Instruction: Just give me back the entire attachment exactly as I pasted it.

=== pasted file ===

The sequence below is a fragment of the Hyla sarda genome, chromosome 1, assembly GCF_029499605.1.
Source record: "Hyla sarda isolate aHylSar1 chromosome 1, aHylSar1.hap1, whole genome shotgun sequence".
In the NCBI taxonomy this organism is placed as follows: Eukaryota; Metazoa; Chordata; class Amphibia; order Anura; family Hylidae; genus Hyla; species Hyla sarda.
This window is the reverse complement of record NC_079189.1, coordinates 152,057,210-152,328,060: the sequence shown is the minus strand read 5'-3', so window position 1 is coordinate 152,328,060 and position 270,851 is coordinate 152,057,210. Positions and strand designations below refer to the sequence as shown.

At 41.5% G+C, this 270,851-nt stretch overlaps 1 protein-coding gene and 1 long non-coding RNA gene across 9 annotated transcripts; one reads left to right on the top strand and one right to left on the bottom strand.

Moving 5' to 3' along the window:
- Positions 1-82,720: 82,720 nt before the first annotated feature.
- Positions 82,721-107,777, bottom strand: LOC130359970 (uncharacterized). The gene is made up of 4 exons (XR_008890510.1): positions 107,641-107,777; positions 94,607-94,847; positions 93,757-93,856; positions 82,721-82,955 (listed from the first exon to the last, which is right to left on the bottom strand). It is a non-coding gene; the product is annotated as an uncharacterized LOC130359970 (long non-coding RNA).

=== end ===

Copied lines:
The sequence below is a fragment of the Hyla sarda genome, chromosome 1, assembly GCF_029499605.1.
Source record: "Hyla sarda isolate aHylSar1 chromosome 1, aHylSar1.hap1, whole genome shotgun sequence".
In the NCBI taxonomy this organism is placed as follows: Eukaryota; Metazoa; Chordata; class Amphibia; order Anura; family Hylidae; genus Hyla; species Hyla sarda.
This window is the reverse complement of record NC_079189.1, coordinates 152,057,210-152,328,060: the sequence shown is the minus strand read 5'-3', so window position 1 is coordinate 152,328,060 and position 270,851 is coordinate 152,057,210. Positions and strand designations below refer to the sequence as shown.

At 41.5% G+C, this 270,851-nt stretch overlaps 1 protein-coding gene and 1 long non-coding RNA gene across 9 annotated transcripts; one reads left to right on the top strand and one right to left on the bottom strand.

Moving 5' to 3' along the window:
- Positions 1-82,720: 82,720 nt before the first annotated feature.
- Positions 82,721-107,777, bottom strand: LOC130359970 (uncharacterized). The gene is made up of 4 exons (XR_008890510.1): positions 107,641-107,777; positions 94,607-94,847; positions 93,757-93,856; positions 82,721-82,955 (listed from the first exon to the last, which is right to left on the bottom strand). It is a non-coding gene; the product is annotated as an uncharacterized LOC130359970 (long non-coding RNA).